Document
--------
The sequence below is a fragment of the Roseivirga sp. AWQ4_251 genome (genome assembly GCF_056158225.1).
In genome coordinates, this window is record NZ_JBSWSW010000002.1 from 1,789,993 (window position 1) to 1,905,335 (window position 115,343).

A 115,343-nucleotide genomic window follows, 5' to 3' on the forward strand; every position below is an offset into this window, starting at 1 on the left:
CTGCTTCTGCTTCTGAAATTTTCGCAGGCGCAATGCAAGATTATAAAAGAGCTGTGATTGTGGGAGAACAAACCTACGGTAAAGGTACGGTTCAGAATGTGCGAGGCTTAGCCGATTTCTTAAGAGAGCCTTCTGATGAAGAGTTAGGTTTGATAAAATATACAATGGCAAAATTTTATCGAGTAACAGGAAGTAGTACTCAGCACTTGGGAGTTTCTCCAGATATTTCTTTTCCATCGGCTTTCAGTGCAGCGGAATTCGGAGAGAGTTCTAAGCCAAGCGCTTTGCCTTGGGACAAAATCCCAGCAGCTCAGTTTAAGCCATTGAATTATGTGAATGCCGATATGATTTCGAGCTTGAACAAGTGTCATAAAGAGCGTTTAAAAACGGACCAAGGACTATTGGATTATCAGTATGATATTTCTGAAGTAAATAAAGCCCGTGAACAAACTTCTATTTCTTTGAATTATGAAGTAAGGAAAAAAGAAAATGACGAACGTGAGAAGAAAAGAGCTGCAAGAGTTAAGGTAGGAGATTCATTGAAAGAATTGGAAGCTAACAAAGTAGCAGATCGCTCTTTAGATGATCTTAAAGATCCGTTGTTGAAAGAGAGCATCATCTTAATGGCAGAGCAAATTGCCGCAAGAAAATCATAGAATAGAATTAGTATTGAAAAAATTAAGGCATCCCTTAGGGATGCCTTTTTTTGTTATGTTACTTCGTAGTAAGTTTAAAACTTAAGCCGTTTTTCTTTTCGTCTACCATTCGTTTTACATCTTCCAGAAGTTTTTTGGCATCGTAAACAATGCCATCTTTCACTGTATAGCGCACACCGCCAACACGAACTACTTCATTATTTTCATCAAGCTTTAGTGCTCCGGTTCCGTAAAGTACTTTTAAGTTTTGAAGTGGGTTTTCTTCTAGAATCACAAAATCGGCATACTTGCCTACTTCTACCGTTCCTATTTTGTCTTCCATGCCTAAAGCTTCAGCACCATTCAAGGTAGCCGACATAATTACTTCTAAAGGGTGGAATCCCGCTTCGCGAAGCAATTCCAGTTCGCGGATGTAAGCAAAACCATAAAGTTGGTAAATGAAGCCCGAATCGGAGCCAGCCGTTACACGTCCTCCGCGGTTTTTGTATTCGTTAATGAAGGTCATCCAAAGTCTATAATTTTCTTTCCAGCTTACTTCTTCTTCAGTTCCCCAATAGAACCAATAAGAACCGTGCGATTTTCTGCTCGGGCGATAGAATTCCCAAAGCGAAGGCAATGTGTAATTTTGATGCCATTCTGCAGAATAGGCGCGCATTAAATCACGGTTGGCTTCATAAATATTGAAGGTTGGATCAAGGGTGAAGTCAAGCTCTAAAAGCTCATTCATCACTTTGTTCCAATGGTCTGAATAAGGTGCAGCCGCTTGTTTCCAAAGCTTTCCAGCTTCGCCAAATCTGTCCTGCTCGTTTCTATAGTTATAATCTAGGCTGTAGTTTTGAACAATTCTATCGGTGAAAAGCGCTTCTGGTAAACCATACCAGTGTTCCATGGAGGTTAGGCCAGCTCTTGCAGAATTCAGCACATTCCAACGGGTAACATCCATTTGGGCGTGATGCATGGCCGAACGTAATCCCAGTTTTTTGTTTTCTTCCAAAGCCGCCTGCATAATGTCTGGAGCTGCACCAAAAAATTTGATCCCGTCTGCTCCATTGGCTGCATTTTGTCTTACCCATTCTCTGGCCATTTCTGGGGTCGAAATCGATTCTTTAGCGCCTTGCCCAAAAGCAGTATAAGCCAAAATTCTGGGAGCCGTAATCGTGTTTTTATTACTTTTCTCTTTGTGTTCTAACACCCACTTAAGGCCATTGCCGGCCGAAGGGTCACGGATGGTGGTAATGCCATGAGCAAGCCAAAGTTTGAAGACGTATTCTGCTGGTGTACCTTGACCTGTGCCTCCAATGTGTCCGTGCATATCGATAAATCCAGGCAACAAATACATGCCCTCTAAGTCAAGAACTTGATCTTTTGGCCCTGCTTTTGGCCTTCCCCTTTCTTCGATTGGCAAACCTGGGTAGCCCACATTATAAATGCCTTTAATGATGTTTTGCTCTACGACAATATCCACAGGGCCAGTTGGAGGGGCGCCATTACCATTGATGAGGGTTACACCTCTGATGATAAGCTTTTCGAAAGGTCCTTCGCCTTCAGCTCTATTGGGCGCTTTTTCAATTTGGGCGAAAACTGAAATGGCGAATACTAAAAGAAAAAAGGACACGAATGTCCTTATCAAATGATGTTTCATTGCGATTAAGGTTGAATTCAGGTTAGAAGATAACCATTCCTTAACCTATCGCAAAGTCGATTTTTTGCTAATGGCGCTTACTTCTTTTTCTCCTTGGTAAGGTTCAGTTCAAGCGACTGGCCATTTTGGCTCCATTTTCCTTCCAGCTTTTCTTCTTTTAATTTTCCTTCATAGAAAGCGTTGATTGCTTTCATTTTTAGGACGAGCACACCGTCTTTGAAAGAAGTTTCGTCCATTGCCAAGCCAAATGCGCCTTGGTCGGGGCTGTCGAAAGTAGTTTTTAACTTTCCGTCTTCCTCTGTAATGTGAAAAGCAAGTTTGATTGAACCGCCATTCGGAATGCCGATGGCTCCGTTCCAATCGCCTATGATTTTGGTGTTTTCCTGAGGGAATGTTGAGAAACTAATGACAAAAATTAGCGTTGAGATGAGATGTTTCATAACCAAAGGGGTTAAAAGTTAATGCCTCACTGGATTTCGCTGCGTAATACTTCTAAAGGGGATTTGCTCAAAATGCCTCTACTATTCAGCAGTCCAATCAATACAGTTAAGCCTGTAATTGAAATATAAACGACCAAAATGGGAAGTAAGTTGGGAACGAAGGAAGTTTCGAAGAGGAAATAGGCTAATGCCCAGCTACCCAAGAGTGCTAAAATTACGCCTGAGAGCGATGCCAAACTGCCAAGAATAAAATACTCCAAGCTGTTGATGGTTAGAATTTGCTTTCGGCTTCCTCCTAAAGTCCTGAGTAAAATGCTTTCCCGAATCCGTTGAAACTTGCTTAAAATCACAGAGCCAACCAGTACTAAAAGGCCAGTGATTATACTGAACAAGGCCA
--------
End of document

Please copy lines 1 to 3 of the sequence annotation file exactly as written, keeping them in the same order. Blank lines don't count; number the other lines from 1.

The sequence below is a fragment of the Roseivirga sp. AWQ4_251 genome (genome assembly GCF_056158225.1).
In genome coordinates, this window is record NZ_JBSWSW010000002.1 from 1,789,993 (window position 1) to 1,905,335 (window position 115,343).

A 115,343-nucleotide genomic window follows, 5' to 3' on the forward strand; every position below is an offset into this window, starting at 1 on the left: